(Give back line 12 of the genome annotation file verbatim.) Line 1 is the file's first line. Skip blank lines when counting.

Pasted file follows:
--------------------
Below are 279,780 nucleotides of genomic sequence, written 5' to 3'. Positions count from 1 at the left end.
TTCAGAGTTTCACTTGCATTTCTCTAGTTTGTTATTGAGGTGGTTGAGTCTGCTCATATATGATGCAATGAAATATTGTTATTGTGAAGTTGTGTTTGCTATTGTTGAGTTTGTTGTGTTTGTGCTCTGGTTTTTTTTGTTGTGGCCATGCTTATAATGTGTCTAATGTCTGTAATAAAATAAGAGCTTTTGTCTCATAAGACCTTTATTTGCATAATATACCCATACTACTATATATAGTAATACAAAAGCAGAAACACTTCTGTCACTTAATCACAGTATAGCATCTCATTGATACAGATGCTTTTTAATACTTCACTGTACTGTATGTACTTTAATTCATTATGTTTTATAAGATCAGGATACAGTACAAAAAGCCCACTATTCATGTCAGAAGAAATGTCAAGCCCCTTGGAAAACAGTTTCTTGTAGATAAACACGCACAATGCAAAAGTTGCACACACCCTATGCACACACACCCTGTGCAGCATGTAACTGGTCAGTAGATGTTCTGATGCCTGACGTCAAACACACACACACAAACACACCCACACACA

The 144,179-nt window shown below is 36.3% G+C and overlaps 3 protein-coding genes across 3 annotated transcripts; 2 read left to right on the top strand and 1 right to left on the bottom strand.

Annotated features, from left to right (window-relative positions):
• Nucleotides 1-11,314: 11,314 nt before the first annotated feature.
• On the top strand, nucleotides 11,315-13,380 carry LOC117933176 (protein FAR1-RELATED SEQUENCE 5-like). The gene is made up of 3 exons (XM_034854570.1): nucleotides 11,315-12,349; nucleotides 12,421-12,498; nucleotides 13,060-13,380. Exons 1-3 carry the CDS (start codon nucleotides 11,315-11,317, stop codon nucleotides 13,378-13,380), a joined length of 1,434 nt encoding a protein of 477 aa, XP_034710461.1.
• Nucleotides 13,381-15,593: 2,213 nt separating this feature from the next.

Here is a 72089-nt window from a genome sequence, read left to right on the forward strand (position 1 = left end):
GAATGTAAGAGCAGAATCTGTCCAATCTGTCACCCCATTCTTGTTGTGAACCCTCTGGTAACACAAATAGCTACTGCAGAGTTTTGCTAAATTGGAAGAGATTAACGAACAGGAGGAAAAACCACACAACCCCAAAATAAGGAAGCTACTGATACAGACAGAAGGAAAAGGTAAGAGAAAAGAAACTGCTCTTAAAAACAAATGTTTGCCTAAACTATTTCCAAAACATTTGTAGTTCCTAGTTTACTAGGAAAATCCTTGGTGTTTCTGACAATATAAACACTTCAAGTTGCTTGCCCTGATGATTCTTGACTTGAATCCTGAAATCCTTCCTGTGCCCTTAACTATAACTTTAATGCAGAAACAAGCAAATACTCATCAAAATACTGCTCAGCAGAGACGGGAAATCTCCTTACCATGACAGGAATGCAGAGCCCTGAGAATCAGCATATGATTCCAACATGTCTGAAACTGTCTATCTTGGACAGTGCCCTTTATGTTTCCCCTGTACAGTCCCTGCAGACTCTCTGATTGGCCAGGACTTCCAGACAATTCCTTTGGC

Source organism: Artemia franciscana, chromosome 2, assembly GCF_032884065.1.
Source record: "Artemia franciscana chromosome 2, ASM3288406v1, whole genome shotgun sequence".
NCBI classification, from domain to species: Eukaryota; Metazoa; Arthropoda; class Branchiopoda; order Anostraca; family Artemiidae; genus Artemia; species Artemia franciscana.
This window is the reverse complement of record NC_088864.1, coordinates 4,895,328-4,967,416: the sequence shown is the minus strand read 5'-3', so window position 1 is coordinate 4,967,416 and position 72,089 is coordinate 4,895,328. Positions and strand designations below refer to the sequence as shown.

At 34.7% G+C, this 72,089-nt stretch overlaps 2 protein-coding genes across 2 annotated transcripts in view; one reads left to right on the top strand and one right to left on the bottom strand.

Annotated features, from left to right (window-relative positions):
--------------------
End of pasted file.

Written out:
NCBI classification, from domain to species: Eukaryota; Metazoa; Arthropoda; class Branchiopoda; order Anostraca; family Artemiidae; genus Artemia; species Artemia franciscana.